Is There a Hobby in the House?
As the effects of COVID-19 began to close doors to businesses, schools and offices back in March, the suspension of elective surgeries and non-essential medical care followed suit. For some local medical providers, like Dr. Jeffrey Rau of Rau Plastic Surgery in Houma, a temporary closure of their practices was inevitable.
However, Dr. Rau’s newfound free time didn’t slow him down. Instead, it led to a brand new hobby: one that involved chickens.
“I can’t just do something simply,” laughs Dr. Rau. “Whenever it’s something fun, something neat like this, especially something that takes some creativity, there’s a big part of me that wants to do it the way that I know it can be done.”
Around the time that the stay-at-home order was implemented, Dr. Rau and his wife Katelyn, an anesthetic nurse at Rau Plastic Surgery, began the process of building a chicken coop in their yard. Dr. Rau said they had always liked the idea of getting more animals to add to their growing family after moving into a new home with a larger piece of property roughly a year ago.
When the stay-at-home regulations brought the Raus more free time, they decided to finally make their long-discussed plan of building a coop and adding chickens to the mix a reality.
The coop Dr. Rau would end up building is anything but ordinary, though.
“Just building a simple box for a chicken coop is not something that is enough or satisfying to me at all,” Dr. Rau says. “I had a lot of little ideas and so forth. The idea that I eventually went with was a design that kind of resembles my house—the more classic look.”
The project took Dr. Rau around six weeks to complete and involved a significant amount of research on how to properly raise chickens. The coop is currently home to seven chickens but has the capacity to comfortably fit over 20 if the Raus decide to get more.
His goal, he says, was to make the life of the chickens “as luxurious” and self-sufficient as possible.
“I did a…little watering tank on the back that feeds the little watering cups down below, underneath the house. I’ve got these other pipes that are supplying the food underneath the house, and I made swings for the porch. I’ve got all these various roosting spots and a better system that collects my eggs if I should want to use it,” Dr. Rau says.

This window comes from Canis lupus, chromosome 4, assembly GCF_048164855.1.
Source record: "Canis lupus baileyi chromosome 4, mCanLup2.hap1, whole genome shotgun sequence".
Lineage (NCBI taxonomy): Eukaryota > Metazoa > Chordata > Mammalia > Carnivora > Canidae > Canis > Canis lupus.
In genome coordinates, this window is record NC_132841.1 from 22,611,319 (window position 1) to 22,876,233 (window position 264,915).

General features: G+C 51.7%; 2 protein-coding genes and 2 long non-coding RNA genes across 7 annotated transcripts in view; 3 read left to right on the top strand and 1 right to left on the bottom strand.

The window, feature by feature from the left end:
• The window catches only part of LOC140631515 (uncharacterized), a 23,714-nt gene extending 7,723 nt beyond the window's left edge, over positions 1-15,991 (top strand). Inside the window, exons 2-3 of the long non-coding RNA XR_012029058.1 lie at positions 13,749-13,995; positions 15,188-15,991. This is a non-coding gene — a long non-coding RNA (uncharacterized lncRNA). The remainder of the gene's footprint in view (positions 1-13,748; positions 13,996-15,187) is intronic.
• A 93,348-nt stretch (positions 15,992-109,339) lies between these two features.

In addition, Dr. Rau says he added a pergola chicken run that matches the pergola on his home and automatic doors that open when the sun comes up and close when the sun sets. The coop also has wheels to allow it to be moved around the yard.
The concept behind the coop’s design was a combination of inspiration Dr. Rau took from other people, as well as his own vision. He says he wanted to be as efficient as possible when constructing it and cover every necessary element, such as keeping the chickens out of the rain.
However, he is still finding little additions here and there.
“After the building, I found a little 12-inch-by-12-inch mirror and I said, ‘Do chickens like mirrors?” Dr. Rau says. “So I googled that, and they go, ‘Yeah, they love mirrors. They love looking at themselves.’ So then I found some molding, and I hung a mirror in there.”
Dr. Rau jokes that friends who have seen what the coop looks like have asked if there’s room for them to stay in it if they visit.
“I said, well, I can add a murphy bed or a TV in there for you,” Dr. Rau laughs.
The addition of fresh eggs falls in line with steps the Raus were already taking at their home toward implementing fresher homegrown foods into their diets.
The couple planted a vegetable and herb garden prior to constructing the chicken coop. Down the line, they hope to add more to their miniature farm like a cow to supply fresh milk.
“My wife likes to cook, and she likes to be as healthy as possible, as do I, so incorporating your own garden into your lifestyle is rewarding and delicious and refreshing…It’s just a really overall very fulfilling thing to do,” Dr. Rau says.
While he enjoys his work and knows this is not an ideal time to be out of operation since he’s generally at his busiest this time of year, Dr. Rau says he’s thankful for the time he’s gotten at home to spend time with his family and work on his project.
“I didn’t sit at home frustrated over when I’m going to get to go back to work. I would like to. I have a lot of patients that need things done,” Dr. Rau says, “but at the same time it was nice to be able to stay home and kind of reconnect with everything, to do something peaceful like working on a project.”
Even when Dr. Rau’s practice reopens, the low-maintenance setup of the coop will make caring for the chickens as easy as possible. For example, the food and water supplies are both set to refill on a timer. Dr. Rau says he plans to move the coop every few weeks, but that’s the only significant maintenance it will require.
Even more so, it gives the Raus a little something extra to look forward to when they get home from work every day.
“In the afternoons when we get home and see the dogs, it will be nice to go see the chickens, too, and go hang out with them in the coop,” Dr. Rau says. POV